Jen and I have been moved into our new home for 8 months now and I couldn’t be happier with the setup. It’s open, homey, and secluded enough to offer a pleasant release from the sounds of traffic. Unfortunately, we are secluded enough to be too far away from natural gas pricing to have that option available to use for heating; I’m expecting a high heating bill for the winter. In preparation for increased expenditure I figured I’d take some time to try and minimize our utility usage. First place to look? electricity.
Our home is overabundantly lit. I suspected a surplus when I noticed there were three bulbs in a single fixture. Three bulbs in one fixture? Extravagance!
This past weekend I went to each fixture and reduced the quantity of bulbs down to one per fixture. The surplus? 17 BULBS!
SEVENTEEN! After the extraction the only obvious area where we noticed a dimmer atmosphere was in our mud room closet. Hardly worth the extra bulbage.
We also found the half dozen most used areas in our home and replaced those with LED bulbs. Now we’re talking! There are a lot of data websites out there that provide analysis on whether or not LEDs are worth the investment. I’ll leave it as an exercise for the reader to come to their own conclusion. Still… lighting is small peanuts compared to the larger power consumers like appliances.
I touched base with our electric company. Fun fact! I thought that all houses were on variable pricing (with on and off peak hours). This is not the case. The default for residential is a fixed rate plan. You can switch if you want but the advantages are mixed at best.
For Connecticut Light and Power the fixed rate is ~$0.10/kwHr. Switching to variable rates drops the off-peak rate (8pm-noon) to 9 cents a kwhr… BUT! the on-peak rate skyrockets to $0.12/kwHr. Yikes! Making the decision even harder, I’m told you have to switch for a year resulting in risk of high monthly bills due to AC usage in the summertime. I’m going to take a look at energy analysis tools to see if I can determine what our usage rate is across various hours of each day and for each appliance.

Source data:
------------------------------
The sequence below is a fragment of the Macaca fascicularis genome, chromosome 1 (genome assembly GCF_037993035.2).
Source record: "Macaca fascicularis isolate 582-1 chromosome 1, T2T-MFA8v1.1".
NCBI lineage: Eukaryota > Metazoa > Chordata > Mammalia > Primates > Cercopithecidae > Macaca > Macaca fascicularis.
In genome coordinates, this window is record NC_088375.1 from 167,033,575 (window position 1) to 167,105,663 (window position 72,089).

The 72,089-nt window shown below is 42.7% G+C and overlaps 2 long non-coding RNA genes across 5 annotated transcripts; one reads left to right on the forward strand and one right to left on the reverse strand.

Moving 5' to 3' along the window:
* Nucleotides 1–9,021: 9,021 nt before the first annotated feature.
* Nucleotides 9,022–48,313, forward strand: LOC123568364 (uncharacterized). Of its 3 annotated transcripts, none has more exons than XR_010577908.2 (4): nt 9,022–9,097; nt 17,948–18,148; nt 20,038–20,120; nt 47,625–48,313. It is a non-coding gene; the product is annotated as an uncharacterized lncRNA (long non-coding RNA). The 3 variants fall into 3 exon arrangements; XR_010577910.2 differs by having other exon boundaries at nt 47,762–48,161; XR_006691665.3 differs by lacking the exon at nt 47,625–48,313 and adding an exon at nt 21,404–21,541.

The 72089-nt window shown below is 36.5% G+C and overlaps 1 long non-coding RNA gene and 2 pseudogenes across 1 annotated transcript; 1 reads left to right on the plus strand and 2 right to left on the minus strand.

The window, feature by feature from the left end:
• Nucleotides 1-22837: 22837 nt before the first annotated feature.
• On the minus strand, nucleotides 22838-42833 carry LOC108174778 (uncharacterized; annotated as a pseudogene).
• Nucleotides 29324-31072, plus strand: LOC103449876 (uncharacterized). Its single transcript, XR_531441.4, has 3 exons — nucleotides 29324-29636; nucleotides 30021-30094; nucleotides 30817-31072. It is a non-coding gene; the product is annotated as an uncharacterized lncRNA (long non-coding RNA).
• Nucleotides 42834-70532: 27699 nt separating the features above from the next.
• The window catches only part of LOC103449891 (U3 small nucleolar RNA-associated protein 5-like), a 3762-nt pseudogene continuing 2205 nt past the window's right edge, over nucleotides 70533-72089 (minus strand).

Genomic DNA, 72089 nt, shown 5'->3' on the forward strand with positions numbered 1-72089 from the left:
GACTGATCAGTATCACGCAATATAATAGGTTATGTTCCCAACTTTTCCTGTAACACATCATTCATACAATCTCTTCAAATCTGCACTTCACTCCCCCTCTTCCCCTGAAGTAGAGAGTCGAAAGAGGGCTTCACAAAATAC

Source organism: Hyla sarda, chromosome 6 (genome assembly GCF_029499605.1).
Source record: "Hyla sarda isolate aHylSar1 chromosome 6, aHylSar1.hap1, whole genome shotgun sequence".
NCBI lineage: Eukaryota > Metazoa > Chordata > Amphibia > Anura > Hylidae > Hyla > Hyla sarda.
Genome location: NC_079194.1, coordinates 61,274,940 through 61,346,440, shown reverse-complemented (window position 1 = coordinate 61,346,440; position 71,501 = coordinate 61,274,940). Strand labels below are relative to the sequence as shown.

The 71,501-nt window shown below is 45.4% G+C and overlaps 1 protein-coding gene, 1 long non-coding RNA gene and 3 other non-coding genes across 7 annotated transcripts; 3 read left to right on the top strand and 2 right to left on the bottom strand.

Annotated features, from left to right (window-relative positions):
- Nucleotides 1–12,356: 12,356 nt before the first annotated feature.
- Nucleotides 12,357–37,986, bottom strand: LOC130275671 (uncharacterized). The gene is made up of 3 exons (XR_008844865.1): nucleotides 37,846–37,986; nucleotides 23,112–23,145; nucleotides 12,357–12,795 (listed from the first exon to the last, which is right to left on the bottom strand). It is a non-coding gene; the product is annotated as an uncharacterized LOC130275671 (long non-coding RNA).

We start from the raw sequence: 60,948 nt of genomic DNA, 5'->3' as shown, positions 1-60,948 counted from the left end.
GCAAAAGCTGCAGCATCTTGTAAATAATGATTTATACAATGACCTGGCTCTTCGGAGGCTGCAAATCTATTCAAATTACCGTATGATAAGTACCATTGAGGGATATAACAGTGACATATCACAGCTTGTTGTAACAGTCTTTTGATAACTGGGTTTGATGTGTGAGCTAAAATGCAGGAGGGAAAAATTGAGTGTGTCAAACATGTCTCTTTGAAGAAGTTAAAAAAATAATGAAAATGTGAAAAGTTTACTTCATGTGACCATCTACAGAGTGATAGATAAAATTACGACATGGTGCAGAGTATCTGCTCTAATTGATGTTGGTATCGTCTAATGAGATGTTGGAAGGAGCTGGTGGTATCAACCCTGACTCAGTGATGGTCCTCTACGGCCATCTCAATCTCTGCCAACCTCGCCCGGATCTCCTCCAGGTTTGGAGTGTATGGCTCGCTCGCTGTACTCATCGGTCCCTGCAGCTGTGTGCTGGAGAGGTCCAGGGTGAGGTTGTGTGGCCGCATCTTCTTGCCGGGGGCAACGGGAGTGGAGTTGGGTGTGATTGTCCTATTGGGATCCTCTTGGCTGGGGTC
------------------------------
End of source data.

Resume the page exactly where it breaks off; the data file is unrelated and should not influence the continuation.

I’ve decided to try my hand at painting.
My maternal grandparents left me a whole bunch of carving equipment after their passing. It was a much appreciated gesture as my grandfather and I shared an interest in wood sculpture. Included in the inheritance was a huge box of paints. Only a month or two ago when I started casually looking at painting did I begin to recognize the scope of this inheritance.
The stockpile includes 30-40 tubes of acrylics and paint brushes aplenty – it’s a mammoth supply. To help organize the collection I fashioned a custom paint-brush/pallet knife holder. Check it out:
What brought about this new interest? Mainly the fact that we’ve been looking for art for our home. I have a special appreciation for contemporary pieces – bold stretches of colors across big canvas and that’s the type of thing that I might be able to mimic. So let’s learn!
To start, I found a youtube video that provides a tutorial. This guy is great! I tried to mimic as much as I could, and I’m pleased with the results but I have a long way to go:
I learned a bunch through this process. Pallet knives are tricky to work with. So easy to clean, but difficult to manipulate for fine detail. This is likely why there’s an impressionistic feel to many pallet knife pieces. The swipe of a knife provides a very rewarding swath of color and it’s fun to overlay different colors and generate a warm gradient.
Next up I’m going to try and use a photograph from our recent Italy trip as a template. I’ll keep you updated with my progress!
This week I’m in Atlanta on business. Just a quick jaunt, I expect to be back on Friday.
An Unexpected Guest:
This past weekend in chatting with the neighbors we learned that there are some river otters living in the pond in our backyard. Sure enough, this morning as we ate our cereal (JIf cereal – surprisingly tasty) some splashing caught our eye and a little river otter could be seen swimming along the shore.
What a treat!